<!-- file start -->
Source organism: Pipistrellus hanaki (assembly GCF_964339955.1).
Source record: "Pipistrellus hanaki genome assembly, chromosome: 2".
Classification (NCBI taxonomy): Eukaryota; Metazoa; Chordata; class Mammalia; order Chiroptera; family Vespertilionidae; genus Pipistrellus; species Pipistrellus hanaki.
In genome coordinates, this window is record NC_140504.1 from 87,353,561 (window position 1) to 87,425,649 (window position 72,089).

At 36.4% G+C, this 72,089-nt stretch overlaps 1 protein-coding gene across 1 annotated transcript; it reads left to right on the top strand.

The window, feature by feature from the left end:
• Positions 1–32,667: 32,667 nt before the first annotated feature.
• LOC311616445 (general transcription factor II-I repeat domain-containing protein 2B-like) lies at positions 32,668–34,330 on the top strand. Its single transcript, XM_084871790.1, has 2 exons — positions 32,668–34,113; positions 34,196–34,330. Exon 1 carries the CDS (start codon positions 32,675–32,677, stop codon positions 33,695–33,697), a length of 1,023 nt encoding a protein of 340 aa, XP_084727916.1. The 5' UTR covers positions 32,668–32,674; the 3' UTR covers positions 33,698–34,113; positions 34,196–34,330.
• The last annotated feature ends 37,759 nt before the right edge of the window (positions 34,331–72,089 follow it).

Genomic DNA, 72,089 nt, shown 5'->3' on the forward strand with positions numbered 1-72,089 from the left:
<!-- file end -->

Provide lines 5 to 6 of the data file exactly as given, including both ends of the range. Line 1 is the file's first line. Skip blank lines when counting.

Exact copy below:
At 36.4% G+C, this 72,089-nt stretch overlaps 1 protein-coding gene across 1 annotated transcript; it reads left to right on the top strand.

The window, feature by feature from the left end: